A year after blockade, people feel free for festivities
By Modnath Dhakal
Kathmandu, Sept. 22: Today last year, two days after the promulgation of the constitution, the Indian blockade started.
The southern neighbour clamped an unofficial embargo against Nepal showing its reservation about the new constitution.
The blockade continued for almost five months.
It brought untold miseries to Nepali people, who faced a severe shortage of petroleum oil, cooking gas and essential commodities during the major festivals.
The supply obstruction created a huge shortage of petroleum and essential items in the domestic markets and people queued up at the petrol pumps, gas dealers and grocery stores to get essential fuel and items through controlled distribution mechanism.
Shortage of goods gave rise to black marketing.
A comparative study of the price of goods before and during the blockade by the Society of Economic Journalists of Nepal (SEJON) found that people were compelled to pay more than 500 per cent of the actual cost to buy a liter of petroleum oil and cooking gas.
The country celebrated three largest festivals- Dashain, Tihar and Chhath- amidst the shortage and frustration.
As the country is heavily dependent on India for the supply of goods, including food and petroleum, the blockade affected every aspect of life in Nepal.
According to the Trade and Export Promotion Centre (TEPC), Nepal imported goods of Rs. 500 billion in 2014/15.
The state-owned Indian Oil Corporation, the sole supplier of petroleum products to Nepal, did not fill the oil tankers and gas bullets even though the Indian government kept on denying that it had imposed the blockade at Nepal-India border points.
During the five months of blockade, India sent petroleum that would barely meet about 15 to 25 per cent of the total domestic demand in Nepal.
The Indian and Nepali media reported that India was unhappy about the multiple provinces in Madhesh and citizenship provisions in the constitution while some believed that Bihar elections were also the reasons behind the blockade as Modi wanted to use it as a strategy to win the polls in the state.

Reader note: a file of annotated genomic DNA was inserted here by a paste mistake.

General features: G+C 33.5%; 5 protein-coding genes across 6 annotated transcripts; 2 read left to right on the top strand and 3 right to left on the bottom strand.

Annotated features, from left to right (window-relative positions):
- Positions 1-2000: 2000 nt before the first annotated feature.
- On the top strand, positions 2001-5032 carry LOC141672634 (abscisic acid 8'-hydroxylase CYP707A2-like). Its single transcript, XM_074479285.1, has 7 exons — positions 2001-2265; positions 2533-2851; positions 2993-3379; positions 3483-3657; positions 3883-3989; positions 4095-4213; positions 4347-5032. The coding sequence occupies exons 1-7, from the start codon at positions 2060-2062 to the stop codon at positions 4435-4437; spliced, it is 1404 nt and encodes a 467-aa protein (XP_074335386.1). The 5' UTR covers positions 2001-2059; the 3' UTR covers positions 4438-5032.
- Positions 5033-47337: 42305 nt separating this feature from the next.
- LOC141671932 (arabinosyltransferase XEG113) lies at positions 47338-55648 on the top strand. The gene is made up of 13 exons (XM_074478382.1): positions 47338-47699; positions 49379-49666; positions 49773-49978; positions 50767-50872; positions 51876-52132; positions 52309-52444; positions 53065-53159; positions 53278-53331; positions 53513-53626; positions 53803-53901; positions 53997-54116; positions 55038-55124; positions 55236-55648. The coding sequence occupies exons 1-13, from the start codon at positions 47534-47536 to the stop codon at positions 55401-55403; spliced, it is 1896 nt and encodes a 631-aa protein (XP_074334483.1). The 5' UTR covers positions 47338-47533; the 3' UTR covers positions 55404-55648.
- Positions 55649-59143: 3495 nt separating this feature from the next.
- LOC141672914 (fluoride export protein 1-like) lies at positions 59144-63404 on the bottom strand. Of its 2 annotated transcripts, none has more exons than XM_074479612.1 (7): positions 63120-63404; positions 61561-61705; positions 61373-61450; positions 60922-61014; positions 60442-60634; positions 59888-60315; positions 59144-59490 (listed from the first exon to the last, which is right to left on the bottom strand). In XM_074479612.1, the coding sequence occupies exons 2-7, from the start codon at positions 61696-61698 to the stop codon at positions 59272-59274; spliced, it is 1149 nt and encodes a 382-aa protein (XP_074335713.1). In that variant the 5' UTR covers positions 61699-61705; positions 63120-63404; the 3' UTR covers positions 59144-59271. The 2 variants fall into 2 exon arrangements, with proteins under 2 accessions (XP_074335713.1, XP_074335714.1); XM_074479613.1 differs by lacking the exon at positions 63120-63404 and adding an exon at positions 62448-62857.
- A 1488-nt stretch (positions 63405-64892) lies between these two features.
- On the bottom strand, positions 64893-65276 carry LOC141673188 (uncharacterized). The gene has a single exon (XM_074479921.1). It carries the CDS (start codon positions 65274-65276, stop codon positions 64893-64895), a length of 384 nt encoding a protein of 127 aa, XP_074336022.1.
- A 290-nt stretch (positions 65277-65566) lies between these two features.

India kept on reiterating that the blockade was created due to the sit-in protests of the Terai based political parties at the ‘no-man’s land’.
However, the protests were centred in Birgunj and Bhairahawa customs. But, India did not listen to Nepal’s request to route the goods and petroleum from other border points like Biratnagar, Pashupatinagar and Mahendranagar.
As the blockade followed the devastating earthquakes in the April and May last year that killed about 9,000 people and injured approximately 22,000 people, it had severe repercussions on the reconstruction and rehabilitation works.
As the relief, rehabilitation and reconstruction works were badly affected as the goods couldn’t be transported to the quake-hit areas due to the shortage of petroleum products, international community had time and again requested all three sides – the government, India and agitating forces in the Terai – for their cooperation in transportation of relief materials.
Nepal’s foreign trade was another sector affected by the obstruction on the border.
Nepal’s export trade plummeted by approximately 17.54 per cent last year.
Foreign Trade Statistics published by the Department of Customs shows that Nepal’s export to India stood at Rs. 39 billion in the last fiscal from Rs. 55 billion in the fiscal year 2014/15.
However, the blockade forced Nepal to find ways for trade diversification.
KP Oli-led government expedited the construction of Galchhi-Rasuwagadhi road. Nepal Army is constructing the road, signed pact with China for petroleum trade and railway line development up to Nepal-China border.
People are relieved this year that the supplies are smooth and the government has promised to monitor the market.
Professor Dr Abhi Subedi is a creative giant. He is an essayist, critic, linguist, playwright and poet. Born in Terhathum of eastern Nepal, Subedi received...